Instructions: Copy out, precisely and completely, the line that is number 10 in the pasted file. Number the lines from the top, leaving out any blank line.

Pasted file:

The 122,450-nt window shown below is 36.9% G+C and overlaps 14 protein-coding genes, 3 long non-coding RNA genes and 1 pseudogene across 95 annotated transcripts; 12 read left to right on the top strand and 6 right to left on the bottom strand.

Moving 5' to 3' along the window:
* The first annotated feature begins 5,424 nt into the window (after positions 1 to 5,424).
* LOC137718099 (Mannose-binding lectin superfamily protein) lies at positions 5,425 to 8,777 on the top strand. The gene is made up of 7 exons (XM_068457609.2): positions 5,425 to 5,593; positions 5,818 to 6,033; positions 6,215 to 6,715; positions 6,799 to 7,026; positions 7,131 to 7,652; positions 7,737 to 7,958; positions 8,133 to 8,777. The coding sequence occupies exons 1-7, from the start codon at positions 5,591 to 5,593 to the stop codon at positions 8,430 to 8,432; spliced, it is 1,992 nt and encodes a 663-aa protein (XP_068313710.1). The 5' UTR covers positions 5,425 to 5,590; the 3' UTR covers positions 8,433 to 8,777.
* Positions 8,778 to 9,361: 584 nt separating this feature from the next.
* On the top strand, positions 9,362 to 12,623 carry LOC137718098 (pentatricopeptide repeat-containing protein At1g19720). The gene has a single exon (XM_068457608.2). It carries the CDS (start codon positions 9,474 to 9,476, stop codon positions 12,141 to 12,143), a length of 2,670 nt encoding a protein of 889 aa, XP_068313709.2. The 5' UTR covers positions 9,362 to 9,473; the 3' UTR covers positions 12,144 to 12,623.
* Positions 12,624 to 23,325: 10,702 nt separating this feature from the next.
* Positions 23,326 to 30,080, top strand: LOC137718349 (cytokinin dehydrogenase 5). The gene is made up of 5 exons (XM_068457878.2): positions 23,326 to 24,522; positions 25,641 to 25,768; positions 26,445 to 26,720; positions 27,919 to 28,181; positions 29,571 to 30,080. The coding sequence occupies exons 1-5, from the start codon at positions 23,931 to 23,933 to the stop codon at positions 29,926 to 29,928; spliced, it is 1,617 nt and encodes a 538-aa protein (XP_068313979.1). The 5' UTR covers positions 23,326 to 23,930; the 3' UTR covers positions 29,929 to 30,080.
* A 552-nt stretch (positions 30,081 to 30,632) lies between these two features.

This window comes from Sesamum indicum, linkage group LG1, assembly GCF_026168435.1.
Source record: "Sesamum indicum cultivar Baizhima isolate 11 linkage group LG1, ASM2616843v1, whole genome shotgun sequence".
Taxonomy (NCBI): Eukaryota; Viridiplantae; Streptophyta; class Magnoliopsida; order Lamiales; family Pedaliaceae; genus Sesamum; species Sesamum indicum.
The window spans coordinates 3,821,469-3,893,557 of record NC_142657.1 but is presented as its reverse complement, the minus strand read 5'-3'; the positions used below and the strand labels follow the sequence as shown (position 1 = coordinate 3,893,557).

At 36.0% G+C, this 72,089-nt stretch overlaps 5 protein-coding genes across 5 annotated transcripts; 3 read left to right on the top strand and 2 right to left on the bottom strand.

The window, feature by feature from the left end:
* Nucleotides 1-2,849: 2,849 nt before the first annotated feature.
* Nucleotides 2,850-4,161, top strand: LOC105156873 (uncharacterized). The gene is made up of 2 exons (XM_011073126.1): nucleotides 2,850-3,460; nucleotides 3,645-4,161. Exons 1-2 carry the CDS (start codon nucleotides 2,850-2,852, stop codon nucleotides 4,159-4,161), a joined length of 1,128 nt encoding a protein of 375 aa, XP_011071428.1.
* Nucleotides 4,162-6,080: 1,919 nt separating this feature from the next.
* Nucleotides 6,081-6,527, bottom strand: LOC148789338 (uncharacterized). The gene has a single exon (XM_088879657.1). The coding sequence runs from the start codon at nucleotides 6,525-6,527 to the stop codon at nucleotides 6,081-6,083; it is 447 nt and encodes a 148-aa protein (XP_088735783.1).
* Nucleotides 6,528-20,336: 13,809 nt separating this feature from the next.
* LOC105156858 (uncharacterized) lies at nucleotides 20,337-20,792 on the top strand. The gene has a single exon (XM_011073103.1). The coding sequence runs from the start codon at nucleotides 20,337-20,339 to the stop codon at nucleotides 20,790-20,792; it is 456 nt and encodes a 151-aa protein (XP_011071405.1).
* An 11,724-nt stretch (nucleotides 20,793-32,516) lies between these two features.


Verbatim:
This window comes from Sesamum indicum, linkage group LG1, assembly GCF_026168435.1.